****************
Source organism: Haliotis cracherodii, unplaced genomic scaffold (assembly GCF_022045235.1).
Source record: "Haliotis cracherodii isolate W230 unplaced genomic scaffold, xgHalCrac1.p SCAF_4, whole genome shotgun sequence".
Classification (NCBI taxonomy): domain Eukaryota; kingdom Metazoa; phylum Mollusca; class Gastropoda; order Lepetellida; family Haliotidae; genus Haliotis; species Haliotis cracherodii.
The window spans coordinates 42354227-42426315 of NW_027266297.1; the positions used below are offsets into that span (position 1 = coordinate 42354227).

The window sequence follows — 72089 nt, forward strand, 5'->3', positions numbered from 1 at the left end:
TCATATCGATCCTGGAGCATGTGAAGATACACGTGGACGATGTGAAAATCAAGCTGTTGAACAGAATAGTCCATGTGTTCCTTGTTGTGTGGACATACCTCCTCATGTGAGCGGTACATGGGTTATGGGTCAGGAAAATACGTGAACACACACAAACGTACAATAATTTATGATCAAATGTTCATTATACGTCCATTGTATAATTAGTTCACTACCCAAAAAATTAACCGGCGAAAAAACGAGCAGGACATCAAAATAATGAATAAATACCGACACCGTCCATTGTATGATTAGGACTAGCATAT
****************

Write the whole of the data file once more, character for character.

Source organism: Haliotis cracherodii, unplaced genomic scaffold (assembly GCF_022045235.1).
Source record: "Haliotis cracherodii isolate W230 unplaced genomic scaffold, xgHalCrac1.p SCAF_4, whole genome shotgun sequence".
Classification (NCBI taxonomy): domain Eukaryota; kingdom Metazoa; phylum Mollusca; class Gastropoda; order Lepetellida; family Haliotidae; genus Haliotis; species Haliotis cracherodii.
The window spans coordinates 42354227-42426315 of NW_027266297.1; the positions used below are offsets into that span (position 1 = coordinate 42354227).

The window sequence follows — 72089 nt, forward strand, 5'->3', positions numbered from 1 at the left end:
TCATATCGATCCTGGAGCATGTGAAGATACACGTGGACGATGTGAAAATCAAGCTGTTGAACAGAATAGTCCATGTGTTCCTTGTTGTGTGGACATACCTCCTCATGTGAGCGGTACATGGGTTATGGGTCAGGAAAATACGTGAACACACACAAACGTACAATAATTTATGATCAAATGTTCATTATACGTCCATTGTATAATTAGTTCACTACCCAAAAAATTAACCGGCGAAAAAACGAGCAGGACATCAAAATAATGAATAAATACCGACACCGTCCATTGTATGATTAGGACTAGCATAT